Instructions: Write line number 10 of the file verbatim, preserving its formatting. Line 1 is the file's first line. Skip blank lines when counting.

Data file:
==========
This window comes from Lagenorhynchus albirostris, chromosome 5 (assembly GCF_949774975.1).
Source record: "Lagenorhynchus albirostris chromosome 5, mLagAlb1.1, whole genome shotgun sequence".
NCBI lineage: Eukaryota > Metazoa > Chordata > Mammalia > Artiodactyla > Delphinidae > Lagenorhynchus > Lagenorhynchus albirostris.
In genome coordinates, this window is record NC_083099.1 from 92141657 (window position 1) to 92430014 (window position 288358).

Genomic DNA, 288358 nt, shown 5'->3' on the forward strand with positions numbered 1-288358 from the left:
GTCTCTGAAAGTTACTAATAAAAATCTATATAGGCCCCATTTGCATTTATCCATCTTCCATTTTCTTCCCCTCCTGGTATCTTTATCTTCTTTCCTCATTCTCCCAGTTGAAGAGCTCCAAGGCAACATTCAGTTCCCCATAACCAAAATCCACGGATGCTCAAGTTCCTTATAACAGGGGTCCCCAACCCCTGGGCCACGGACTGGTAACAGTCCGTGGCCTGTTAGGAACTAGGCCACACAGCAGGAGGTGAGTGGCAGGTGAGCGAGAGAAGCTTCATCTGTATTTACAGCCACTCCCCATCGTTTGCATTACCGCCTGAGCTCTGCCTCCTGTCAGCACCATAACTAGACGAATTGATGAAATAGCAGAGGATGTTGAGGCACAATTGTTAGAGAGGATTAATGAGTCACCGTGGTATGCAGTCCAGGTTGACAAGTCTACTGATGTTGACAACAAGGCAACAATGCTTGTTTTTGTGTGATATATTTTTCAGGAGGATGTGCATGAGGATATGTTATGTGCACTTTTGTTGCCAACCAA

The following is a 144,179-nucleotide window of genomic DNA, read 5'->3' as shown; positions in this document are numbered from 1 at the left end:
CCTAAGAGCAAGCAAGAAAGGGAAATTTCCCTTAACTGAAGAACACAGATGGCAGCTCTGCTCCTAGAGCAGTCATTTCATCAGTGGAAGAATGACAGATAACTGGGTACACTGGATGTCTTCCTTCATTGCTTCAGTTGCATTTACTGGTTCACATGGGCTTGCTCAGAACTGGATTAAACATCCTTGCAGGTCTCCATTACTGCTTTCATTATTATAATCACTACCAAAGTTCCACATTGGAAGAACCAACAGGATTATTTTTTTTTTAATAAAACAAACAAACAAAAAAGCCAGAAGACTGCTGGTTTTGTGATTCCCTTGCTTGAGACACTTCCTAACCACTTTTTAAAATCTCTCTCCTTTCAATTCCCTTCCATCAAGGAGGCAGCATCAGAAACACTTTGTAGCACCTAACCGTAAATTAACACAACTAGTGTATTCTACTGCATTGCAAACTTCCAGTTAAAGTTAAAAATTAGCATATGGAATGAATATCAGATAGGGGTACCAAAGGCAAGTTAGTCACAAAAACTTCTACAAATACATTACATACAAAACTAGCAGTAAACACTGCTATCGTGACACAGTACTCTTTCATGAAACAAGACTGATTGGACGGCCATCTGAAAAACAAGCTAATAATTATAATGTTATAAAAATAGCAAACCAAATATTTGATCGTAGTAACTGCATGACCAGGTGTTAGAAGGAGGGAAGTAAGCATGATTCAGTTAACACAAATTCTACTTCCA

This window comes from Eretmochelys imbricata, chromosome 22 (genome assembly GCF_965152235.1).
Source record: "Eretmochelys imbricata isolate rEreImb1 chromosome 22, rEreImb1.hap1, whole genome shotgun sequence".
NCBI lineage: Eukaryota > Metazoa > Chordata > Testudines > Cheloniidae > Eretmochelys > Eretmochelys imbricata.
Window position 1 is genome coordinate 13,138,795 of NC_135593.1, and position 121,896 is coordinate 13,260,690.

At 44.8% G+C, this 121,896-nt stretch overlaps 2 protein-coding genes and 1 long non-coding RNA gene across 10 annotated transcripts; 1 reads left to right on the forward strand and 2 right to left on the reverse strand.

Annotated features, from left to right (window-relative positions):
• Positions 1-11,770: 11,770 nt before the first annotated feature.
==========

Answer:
Source record: "Eretmochelys imbricata isolate rEreImb1 chromosome 22, rEreImb1.hap1, whole genome shotgun sequence".